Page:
Theatre Under Louis Xiv

Overview

This book explores the fascinating phenomenon of cross-casting and related gender issues in different theatrical genres and different performance contexts during the heyday of French theatre. Although professional acting troupes under Louis XIV were mixed, cross-casting remained an important feature of French court ballet (in which the King himself performed a number of women's roles) and an occasional feature of spoken comedy and tragic opera. Cross-casting also persisted out of necessity in the school drama of ...

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Overview

This book explores the fascinating phenomenon of cross-casting and related gender issues in different theatrical genres and different performance contexts during the heyday of French theatre. Although professional acting troupes under Louis XIV were mixed, cross-casting remained an important feature of French court ballet (in which the King himself performed a number of women's roles) and an occasional feature of spoken comedy and tragic opera. Cross-casting also persisted out of necessity in the school drama of the period. This book fills an important gap in the history of French theatre and provides new insight into wider theoretical questions of gender and theatricality. The inclusion of chapters on ballet and opera (as well as spoken drama) opens up the richness of French theatre under Louis XIV in a way that has not been achieved before.

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Editorial Reviews

From the Publisher

"Prest's Theatre under Louis XIV masterfully studies drama, opera, and ballet under the Sun King. Gender ambiguity on the stage is now in danger of becoming a hackneyed and ideological cavalcade, but Prest rigorously makes it new. Likeaudiences, Prest knows that men and women are biologically different, and her shrewd awareness animates her study. She illuminates Molière, the glory of his age, with authentic insight and deep learning." -Harold Bloom, Yale University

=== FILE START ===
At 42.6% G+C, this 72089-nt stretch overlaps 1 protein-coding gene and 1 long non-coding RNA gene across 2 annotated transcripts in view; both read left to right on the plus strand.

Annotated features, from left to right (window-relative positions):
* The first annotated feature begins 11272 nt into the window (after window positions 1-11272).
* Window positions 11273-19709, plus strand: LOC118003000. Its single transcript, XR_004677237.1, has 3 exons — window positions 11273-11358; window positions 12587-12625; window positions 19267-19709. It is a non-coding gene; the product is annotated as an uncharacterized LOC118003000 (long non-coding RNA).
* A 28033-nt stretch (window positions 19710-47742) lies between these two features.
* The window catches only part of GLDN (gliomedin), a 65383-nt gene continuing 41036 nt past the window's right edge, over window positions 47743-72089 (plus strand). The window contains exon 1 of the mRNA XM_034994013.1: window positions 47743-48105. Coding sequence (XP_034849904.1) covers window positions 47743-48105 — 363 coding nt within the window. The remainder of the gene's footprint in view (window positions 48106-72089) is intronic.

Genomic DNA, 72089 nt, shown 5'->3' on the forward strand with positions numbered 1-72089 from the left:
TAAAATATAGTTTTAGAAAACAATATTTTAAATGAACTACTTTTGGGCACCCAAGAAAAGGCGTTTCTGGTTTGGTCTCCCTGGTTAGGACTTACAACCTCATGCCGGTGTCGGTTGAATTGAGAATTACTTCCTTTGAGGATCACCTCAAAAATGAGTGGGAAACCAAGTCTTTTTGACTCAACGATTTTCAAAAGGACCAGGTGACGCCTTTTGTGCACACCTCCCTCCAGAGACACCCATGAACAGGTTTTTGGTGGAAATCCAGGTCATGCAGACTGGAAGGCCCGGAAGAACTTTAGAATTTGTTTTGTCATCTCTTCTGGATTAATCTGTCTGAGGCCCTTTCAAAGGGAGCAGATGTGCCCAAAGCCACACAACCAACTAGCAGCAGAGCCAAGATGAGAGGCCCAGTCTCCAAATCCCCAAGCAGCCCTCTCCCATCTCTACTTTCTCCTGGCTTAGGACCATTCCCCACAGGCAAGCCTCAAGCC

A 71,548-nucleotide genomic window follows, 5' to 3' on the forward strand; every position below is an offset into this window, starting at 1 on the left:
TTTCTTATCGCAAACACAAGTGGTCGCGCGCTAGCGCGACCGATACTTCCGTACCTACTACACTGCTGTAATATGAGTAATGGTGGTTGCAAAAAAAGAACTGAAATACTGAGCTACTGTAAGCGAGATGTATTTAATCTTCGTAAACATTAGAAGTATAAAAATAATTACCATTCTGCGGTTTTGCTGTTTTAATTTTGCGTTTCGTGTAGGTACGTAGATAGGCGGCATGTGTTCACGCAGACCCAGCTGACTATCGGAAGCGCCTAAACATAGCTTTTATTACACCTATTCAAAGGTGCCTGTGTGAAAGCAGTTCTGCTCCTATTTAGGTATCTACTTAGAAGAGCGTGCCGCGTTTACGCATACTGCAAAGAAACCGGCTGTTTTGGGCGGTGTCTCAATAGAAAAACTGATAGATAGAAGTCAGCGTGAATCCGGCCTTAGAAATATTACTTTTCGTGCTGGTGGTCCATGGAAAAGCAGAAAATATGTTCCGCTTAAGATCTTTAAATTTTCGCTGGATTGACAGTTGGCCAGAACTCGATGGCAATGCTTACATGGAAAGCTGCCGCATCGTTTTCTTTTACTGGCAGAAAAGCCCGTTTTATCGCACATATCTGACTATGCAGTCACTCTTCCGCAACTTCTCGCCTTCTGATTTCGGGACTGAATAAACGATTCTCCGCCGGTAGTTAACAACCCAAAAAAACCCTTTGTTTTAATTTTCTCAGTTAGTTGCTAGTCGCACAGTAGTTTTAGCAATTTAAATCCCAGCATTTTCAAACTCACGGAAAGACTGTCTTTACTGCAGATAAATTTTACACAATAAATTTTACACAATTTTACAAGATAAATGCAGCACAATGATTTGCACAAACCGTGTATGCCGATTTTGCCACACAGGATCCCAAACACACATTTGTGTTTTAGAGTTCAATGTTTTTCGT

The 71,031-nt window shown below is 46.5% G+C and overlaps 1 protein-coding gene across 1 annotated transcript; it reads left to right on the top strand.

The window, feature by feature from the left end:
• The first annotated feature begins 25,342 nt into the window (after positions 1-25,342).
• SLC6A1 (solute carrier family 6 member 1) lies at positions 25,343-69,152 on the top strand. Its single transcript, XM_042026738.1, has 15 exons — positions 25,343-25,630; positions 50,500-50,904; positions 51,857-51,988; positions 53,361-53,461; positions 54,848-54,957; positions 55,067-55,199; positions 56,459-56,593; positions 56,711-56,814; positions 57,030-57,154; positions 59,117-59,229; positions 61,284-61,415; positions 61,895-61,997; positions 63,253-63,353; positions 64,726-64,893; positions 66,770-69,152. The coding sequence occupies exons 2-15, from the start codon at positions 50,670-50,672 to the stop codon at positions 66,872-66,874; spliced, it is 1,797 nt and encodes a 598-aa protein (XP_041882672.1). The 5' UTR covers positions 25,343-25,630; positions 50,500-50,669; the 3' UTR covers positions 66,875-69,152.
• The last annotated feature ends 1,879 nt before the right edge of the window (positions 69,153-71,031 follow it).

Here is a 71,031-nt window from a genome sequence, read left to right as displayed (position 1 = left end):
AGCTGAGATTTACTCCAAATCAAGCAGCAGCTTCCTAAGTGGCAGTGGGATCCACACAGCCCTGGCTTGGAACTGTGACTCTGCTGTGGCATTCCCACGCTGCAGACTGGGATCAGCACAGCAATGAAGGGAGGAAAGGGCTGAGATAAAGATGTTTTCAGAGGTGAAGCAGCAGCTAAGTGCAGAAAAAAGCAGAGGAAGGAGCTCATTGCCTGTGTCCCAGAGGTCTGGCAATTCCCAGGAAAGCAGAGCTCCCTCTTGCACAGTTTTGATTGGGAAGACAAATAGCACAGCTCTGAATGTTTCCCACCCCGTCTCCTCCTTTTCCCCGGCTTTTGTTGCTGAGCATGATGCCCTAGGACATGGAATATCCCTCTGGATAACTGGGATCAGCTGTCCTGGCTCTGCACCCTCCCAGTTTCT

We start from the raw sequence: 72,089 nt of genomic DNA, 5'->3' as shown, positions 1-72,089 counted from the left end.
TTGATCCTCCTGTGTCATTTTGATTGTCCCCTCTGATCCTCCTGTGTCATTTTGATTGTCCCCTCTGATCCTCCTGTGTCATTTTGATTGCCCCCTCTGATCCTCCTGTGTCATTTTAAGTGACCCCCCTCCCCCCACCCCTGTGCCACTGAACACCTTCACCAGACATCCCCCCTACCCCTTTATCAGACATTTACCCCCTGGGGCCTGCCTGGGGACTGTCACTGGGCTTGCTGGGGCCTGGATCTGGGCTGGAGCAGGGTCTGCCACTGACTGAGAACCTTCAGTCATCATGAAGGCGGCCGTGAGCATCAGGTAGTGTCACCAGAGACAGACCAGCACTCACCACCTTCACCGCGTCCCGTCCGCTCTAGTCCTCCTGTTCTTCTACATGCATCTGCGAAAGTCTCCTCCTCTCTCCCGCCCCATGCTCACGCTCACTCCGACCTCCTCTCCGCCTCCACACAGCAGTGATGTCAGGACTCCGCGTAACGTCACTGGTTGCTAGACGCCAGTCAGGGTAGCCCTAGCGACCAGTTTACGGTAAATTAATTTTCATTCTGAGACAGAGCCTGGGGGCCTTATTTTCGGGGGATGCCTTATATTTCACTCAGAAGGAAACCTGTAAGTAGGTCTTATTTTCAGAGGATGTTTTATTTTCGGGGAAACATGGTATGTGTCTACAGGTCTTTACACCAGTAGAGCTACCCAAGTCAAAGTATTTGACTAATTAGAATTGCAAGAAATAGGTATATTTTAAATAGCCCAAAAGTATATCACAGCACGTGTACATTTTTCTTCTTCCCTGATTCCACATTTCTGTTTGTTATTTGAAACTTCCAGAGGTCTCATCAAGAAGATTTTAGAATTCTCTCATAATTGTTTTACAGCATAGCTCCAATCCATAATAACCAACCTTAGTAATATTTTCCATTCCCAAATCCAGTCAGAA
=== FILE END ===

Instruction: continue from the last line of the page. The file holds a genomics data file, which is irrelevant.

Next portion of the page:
"This is a thoroughly researched, carefully reasoned, and engagingly written study of an important topic. Within the familiar context of the spoken comic drama, ideas are introduced that carry forward into the progressively less familiar material: first the single-sex school performances, of which we can recapture the dynamics without too great a stretch of the imagination; then the court ballet, which is truly a form alien to the modern reader. The last chapter deals with opera, which in one way is an excursion into even stranger territory, since most of the discussion is set against the background of the castrato - certainly the most extreme form of altering the male performer to project a female character. The study is a timely one and it makes an important contribution to the field." - Roger W. Herzel, Indiana University

'In this innovative and engagingly written study, Prest covers ballet and opera as well as spoken plays. Her range encompasses the history, principles and practices of religious school performances and court performances as well as those of the commercial theatre. She is a sure guide, and her analysis of comedy, eroticism, sexual ambiguities, and the courtly ideal is outstanding. Prest's impressive knowledge of the original texts, contemporary polemic, and a wide range of modern critical thinking enables her to present insights and discoveries that will change the way we see seventeenth-century performance practice.' - William Brooks, University of Bath"This concise, well-crafted, multifaceted volume offers a refreshingly original approach to performance practices in early modern France. At the end of thisthoroughly researched and illuminating study, Prest explains how French baroque opera, established inopposition to the Italian musical tradition, rejected the most complex figure associated with cross-casting: the castrato." - Choice

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Product Details

  • ISBN-13: 9781403975188
  • Publisher: Palgrave Macmillan
  • Publication date: 9/1/2006
  • Edition description: First Edition
  • Pages: 208
  • Product dimensions: 5.50 (w) x 8.50 (h) x 0.62 (d)

Meet the Author

Julia Prest is Assistant Professor of French at Yale University. A graduate in French and Music, she wrote her PhD on Molière's comedy-ballets at the University of Cambridge. Her critical edition of Le Mariage forcé was published in 1999 and she has published articles on comedy-ballet, court ballet, school drama and the court of Louis XIV.

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Table of Contents


List of Illustrations     ix
Acknowledgments     xi
Introduction: Cross-Dressing and Cross-Casting     1
Unattractive Women: Cross-Casting in Comedy     11
Boys Will Be Girls: Cross-Casting in School Drama     43
Female Roles in Court Ballet I: Men Playing Women     77
Female Roles in Court Ballet II: Women Playing Women     103
Cross-Casting and Gender Ambiguity in Opera     129
Conclusion     157
Notes     163
Bibliography     179
Index     191
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